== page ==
The Life of a Rabbit: An Undercover Investigation
“The first time we entered, tears came into my eyes. All those asking looks, the wounds, the dead animals, rabbits who were visibly suffering. I still find it hard to see. I really wish for people to stop eating meat, after they view these images.”
No fun for Bunnies
Never before were Dutch rabbit farms filmed unannounced – until today. Ongehoord has published the shocking images which were shot by an undercover investigation team secretly inside 10% of all Dutch rabbit farms. The current investigation shows reality for meat rabbits is even worse than imagined.
The packed together animals had wounds, tumours, deformities, encephalitis, diarrhoea and other illnesses. On all the visited farms, dead animals were laying in between alive animals. The only rabbit farmer in the Netherlands with a ‘Beter Leven’ ranking (animal welfare label, initiated by the Dutch Society for the Protection of Animals), keeps most of his meat rabbits in the same conditions as on regular farms: crammed, ill, bored, and extremely stressed. The investigation also highlighted the huge failings of the new welfare initiative, largely drafted by the sector itself, which offers the rabbits no improvements in living conditions whatsoever.
The rabbit farming industry
The life of meat rabbits differs in so many ways with the life of their peers who are kept as pets, and even more with the life of rabbits in the wild. The investigation team witnessed a lot of mother rabbits with inflamed eyes, mothers chewing at the cages and who displayed other kinds of stereotypical behaviour. Her children have a chance of one in five to die prematurely because of wounds, diseases and inflammations before even reaching the slaughterhouse. They will be transported to the slaughterhouse at the age of just 11 weeks, which requires a long and stressful journey abroad due to the Netherlands not having any rabbit slaughterhouses. At the slaughterhouse, the young rabbits are electrocuted, shackled upside down and have their throats cut, bleeding to death.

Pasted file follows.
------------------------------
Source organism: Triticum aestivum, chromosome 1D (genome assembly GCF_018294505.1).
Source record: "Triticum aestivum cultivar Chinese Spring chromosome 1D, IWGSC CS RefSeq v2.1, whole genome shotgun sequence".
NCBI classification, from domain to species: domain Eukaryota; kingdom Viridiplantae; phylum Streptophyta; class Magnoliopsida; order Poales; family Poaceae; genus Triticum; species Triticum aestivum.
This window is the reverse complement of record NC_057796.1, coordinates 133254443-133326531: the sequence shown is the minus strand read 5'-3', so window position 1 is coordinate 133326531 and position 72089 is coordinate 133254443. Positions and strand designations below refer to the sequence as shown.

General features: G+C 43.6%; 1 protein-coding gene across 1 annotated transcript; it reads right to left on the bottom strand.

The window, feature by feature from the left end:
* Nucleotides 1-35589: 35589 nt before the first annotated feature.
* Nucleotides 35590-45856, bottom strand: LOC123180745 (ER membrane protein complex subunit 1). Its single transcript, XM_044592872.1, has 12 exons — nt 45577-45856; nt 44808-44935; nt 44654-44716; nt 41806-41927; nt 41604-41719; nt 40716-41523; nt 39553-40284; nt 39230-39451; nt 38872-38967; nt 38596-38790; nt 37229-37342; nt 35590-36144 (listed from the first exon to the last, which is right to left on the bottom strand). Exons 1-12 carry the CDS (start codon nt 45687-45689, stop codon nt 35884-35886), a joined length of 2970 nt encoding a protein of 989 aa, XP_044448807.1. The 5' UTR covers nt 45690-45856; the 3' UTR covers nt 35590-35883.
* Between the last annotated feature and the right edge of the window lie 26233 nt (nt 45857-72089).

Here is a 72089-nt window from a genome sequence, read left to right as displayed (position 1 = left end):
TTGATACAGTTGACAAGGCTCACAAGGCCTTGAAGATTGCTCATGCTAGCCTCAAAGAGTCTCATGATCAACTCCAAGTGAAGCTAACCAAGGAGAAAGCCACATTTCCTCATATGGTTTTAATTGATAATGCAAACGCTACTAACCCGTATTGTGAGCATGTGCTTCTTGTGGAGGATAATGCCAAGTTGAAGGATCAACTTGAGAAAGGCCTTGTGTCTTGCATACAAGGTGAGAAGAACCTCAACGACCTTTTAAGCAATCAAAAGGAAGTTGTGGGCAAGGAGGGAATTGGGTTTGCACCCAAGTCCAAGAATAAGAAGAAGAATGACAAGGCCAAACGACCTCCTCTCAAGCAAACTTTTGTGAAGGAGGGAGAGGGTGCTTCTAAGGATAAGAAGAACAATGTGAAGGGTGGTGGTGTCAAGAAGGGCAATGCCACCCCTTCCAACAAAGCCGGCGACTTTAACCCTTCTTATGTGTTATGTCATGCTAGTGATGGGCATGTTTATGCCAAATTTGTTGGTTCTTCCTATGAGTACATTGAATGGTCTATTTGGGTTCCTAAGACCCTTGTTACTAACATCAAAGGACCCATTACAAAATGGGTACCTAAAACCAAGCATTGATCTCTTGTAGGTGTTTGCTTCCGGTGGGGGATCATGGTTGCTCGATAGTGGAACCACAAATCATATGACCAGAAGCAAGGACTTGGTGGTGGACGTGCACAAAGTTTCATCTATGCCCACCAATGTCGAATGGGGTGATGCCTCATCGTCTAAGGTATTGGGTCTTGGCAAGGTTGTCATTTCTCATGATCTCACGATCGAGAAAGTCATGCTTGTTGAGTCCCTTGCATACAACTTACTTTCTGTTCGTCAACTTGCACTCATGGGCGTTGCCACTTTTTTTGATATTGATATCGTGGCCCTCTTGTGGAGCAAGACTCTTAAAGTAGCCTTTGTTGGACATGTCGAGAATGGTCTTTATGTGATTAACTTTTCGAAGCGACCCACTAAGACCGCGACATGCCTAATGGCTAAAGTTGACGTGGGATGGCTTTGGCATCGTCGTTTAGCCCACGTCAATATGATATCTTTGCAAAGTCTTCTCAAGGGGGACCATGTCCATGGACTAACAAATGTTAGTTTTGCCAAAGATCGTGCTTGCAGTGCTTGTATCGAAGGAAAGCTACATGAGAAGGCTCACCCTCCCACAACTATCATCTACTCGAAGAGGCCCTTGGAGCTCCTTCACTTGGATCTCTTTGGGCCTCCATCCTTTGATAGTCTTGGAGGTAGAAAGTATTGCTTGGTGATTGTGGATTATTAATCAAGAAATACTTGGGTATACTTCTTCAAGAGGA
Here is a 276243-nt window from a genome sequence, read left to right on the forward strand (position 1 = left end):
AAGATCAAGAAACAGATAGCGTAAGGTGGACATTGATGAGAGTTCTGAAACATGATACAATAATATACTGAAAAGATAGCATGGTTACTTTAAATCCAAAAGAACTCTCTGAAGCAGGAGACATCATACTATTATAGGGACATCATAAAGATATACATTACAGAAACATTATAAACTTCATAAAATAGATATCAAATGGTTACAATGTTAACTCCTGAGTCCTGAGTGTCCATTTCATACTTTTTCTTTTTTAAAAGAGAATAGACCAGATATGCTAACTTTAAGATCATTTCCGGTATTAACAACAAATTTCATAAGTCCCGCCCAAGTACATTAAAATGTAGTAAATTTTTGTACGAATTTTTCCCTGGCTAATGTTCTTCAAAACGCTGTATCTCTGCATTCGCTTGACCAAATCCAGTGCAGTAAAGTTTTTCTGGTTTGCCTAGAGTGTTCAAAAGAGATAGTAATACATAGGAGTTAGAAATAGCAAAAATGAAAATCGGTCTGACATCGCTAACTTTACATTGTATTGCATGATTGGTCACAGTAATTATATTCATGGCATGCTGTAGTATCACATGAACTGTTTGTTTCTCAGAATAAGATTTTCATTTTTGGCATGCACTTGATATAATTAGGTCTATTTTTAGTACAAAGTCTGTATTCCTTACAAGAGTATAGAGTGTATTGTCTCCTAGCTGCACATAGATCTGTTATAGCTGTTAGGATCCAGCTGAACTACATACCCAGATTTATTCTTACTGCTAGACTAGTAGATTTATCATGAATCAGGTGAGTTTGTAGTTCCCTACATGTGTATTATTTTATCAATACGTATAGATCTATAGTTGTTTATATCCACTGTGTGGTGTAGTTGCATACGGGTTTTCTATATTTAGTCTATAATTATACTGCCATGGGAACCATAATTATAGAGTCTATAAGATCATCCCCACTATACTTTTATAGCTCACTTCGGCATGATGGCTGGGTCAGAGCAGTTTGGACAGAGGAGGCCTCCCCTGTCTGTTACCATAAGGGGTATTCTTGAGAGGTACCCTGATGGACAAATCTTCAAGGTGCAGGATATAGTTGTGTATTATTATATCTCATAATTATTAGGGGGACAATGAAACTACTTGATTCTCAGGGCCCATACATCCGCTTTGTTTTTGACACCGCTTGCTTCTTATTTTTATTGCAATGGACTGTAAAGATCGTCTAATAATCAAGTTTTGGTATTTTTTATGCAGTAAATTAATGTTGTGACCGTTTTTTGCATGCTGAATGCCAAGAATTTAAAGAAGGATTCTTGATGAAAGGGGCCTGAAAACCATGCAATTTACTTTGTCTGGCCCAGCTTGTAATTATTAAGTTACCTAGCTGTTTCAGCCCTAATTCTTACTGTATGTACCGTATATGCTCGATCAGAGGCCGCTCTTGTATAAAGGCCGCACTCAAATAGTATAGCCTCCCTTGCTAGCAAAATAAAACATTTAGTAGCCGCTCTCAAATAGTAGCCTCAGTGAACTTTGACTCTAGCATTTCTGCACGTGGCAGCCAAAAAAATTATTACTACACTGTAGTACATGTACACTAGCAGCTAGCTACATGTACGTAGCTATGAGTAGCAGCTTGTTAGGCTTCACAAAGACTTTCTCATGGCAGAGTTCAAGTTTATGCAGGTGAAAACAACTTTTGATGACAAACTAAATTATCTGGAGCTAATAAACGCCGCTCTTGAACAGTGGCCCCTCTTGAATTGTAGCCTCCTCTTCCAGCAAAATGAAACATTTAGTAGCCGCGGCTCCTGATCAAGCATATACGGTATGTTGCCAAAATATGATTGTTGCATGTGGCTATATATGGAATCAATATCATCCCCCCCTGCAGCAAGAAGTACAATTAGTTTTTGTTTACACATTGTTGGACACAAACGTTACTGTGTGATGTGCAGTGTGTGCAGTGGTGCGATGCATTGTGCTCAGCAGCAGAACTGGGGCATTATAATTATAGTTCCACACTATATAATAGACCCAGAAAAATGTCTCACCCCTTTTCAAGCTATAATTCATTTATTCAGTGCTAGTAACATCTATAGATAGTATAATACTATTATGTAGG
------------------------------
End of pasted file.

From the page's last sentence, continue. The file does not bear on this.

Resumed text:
Shockingly, the rabbits in Dutch farms are not protected by any Dutch law – the farmers play by their own rules. In 2006, Dutch rabbit farmers drafted animal welfare regulations for the commercial rabbit farming industry. The most important changes consist of enlarging the cages, adding cage enrichment and installing a platform for mother rabbits. In 2011, half of these regulations were put into practise. The current published investigation shows welfare improvements mean little to nothing for the animals.
In nature rabbits dig enormous burrows of up to 3 meters deep and up to 40 meters long, including nurseries for their young. Those are located at the end of long corridors and are covered with soft materials like mosses. By closing the entrance to the hole every time the mother leaves her children, she protects them against other rabbits and predators. Rabbits are living in groups with a strict hierarchy. They eat around 40 times a day.
Ongehoord (Dutch for ‘unheard’) is a new organisation committed to a respectful and equal treatment of animals. Like humans, other animals are individuals with their own feelings, needs and interests. Ongehoord publishes investigations about the animal production industry and other industries in which animals are being used. By doing so, we expose the reality in which animals are living and give an honest view of animal exploitation in our society.